|The Fair Climate Connection|
May 5, 2011
Welcome back (and happy Cinco de Mayo everyone!)
We use this newsletter as a means to communicate news, events, best practices and upcoming opportunities related to fair climate solutions.
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The goal of NWF's Fair Climate Project is to build and engage a national network of leaders representing underserved communities to advance equitable and just solutions to climate change. We work to forge connections between community leaders and decision makers to jumpstart local projects and national initiatives that promote green communities, clean energy, and green jobs.
Clean air, clean water and abundant wildlife sustain Americans from all walks of life. We all have a shared responsibility to protect these resources for our children's future. At NWF, we are working to bring together diverse voices to affect decisions that will create safe and healthy communities for all.
National Environmental Justice Advisory Council (NEJAC)Public Meeting
· May 10-12
· Brooklyn, New York
Behavior, Energy, and Climate Change Conference
· Opportunity to showcase
climate and energy programs
· Abstracts invited until May
· Conference date: November
29-December 2, 2011
· Washington, DC
2nd Symposium on Sustainable Environmental Practices at Colleges and Universities in the Southeast: Greening Your Campus and Curriculum
· June 6-7, 2011
· Spelman College in Atlanta,
· The value of collaborating between EPA and academic institutions in the Southeast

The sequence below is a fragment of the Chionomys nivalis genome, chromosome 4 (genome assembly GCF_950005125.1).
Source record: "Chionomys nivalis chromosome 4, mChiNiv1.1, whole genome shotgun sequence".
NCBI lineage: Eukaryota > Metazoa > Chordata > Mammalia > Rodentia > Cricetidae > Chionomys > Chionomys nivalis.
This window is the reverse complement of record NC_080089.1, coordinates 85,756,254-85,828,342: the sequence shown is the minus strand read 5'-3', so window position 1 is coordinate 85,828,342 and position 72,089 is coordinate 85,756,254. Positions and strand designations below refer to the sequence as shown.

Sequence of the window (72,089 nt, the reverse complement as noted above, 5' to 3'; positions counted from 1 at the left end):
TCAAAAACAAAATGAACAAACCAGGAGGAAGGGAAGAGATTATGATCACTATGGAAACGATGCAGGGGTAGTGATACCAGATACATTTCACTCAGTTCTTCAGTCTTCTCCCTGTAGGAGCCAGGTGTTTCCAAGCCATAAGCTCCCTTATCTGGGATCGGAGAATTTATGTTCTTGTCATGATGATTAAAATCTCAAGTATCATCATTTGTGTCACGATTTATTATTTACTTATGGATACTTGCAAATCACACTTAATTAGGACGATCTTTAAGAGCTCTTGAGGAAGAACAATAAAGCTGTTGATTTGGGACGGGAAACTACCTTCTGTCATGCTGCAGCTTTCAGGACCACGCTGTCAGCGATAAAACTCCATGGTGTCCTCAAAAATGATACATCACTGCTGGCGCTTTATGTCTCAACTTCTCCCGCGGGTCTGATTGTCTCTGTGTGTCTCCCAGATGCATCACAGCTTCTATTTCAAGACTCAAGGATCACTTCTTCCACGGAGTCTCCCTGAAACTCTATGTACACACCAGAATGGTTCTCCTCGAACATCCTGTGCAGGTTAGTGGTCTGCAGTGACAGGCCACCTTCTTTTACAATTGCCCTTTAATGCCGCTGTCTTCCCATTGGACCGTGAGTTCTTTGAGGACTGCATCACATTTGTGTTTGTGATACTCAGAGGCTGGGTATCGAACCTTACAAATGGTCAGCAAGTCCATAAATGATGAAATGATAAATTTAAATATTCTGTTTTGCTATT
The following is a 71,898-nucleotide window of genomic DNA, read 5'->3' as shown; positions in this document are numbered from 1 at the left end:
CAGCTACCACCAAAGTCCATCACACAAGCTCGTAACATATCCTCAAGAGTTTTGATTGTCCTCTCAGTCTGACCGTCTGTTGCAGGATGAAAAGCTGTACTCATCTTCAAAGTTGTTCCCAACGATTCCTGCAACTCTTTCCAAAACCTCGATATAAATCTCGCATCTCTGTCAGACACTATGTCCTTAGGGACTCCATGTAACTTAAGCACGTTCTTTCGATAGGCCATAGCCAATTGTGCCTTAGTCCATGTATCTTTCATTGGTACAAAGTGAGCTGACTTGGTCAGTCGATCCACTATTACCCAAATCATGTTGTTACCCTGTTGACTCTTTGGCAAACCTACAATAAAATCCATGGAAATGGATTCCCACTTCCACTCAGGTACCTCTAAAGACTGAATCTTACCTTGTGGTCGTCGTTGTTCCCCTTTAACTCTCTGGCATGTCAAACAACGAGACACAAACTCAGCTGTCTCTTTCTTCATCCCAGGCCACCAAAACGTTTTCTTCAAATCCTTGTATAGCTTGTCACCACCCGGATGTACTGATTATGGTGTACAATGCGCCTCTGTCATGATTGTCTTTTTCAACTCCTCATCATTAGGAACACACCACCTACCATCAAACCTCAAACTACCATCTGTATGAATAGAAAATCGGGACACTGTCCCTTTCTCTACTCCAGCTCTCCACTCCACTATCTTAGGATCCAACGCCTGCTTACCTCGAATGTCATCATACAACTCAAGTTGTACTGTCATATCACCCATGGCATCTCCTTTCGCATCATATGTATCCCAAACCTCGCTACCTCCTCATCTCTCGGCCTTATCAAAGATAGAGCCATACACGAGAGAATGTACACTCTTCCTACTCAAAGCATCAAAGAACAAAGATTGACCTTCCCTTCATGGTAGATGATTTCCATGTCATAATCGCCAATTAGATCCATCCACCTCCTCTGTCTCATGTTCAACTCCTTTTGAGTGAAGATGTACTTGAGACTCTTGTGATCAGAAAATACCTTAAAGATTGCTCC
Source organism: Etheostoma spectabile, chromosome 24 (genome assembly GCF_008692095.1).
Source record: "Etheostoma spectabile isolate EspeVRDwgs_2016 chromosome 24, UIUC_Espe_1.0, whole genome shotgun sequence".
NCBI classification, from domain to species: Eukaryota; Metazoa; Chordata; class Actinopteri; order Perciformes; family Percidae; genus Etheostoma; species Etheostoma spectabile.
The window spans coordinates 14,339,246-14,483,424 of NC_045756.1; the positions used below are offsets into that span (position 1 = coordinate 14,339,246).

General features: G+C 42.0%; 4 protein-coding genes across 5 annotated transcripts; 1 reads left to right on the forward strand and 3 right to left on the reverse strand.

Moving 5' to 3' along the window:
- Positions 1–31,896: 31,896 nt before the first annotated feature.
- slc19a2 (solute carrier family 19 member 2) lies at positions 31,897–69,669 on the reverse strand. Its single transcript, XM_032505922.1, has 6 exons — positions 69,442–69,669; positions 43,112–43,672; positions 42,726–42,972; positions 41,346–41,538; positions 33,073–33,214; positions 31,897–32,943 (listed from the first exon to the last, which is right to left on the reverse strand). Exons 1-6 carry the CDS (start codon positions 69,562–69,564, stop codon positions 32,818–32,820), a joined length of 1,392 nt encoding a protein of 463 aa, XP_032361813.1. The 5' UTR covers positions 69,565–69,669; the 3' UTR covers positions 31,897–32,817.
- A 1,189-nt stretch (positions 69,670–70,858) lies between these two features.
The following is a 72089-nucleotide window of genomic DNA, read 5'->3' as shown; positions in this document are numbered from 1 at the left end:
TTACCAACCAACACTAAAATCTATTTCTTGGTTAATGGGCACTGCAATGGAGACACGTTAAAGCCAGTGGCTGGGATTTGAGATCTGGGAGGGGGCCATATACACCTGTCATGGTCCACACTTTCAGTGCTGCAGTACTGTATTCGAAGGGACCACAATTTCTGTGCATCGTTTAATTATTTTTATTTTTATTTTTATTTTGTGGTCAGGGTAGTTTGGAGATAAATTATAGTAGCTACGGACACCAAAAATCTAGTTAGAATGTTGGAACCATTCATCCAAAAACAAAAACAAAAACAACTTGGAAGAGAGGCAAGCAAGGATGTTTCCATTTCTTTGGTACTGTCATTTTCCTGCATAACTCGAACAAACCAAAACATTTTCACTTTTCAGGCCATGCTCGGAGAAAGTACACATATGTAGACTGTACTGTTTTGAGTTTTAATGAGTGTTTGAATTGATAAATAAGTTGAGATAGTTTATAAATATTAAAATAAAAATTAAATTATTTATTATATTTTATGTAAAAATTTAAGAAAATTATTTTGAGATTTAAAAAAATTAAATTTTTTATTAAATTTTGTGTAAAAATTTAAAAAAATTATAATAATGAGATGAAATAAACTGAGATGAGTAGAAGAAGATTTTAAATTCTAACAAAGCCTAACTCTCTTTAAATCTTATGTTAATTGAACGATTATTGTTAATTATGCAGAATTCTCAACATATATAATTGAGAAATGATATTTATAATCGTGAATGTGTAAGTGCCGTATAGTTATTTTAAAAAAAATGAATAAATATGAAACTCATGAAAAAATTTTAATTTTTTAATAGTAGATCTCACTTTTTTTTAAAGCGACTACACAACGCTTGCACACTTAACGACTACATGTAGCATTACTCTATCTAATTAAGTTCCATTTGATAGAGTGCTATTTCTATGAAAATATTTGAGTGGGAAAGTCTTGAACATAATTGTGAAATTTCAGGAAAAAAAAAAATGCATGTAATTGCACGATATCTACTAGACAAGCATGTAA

· Campus sustainability efforts at Minority Academic Institutions (MAIs)
· Local food access for urban and community gardens
· Marketing your expertise to the public
· Guidance on securing funding
· Shaping tomorrow's environmental leaders
National Association of Latino Elected & Appointed Officials (NALEO) Annual Conference
· June 23 -25, 2011
· San Antonio, TX
Bridging the Gap: Expanding the Latino Agenda Into New Frontiers
· League of United Latin
American Citizens (LULAC)
National Convention & Expo
· June 27 - July 2, 2011
· Cincinnati, OH
America's Climate Choices
· Hosted by the Union for Concerned Scientists and accessible at any time
Climate Resilient Cities Program: Coastal Climate Adaptation in the Southeast
(Available any time)
· Presented by SACE (Southern Alliance for Clean Energy) and ICLEI's (Local Governments for Sustainability) Climate Adaptation Webinar series
· The Climate Resilient Cities Program was designed specifically to help communities be informed and engaged in climate change adaptation. It offers invaluable tools and free resources to help communities through the process of assessing vulnerabilities, setting goals for resilience, and developing adaptation strategies that integrate with existing hazard and comprehensive planning efforts.
This Mother's Day, Help Give Moms the Gift of Cleaner Air
by Tony Iallonardo, NWF
In the wake of the American Lung Association's report that 155 million American people live in polluted areas, this Mothers' Day we can help give young moms, future moms, babies and youngsters cleaner air and good health by supporting the U. S. Environmental Protection Agency's (EPA) efforts to cut toxic air pollution.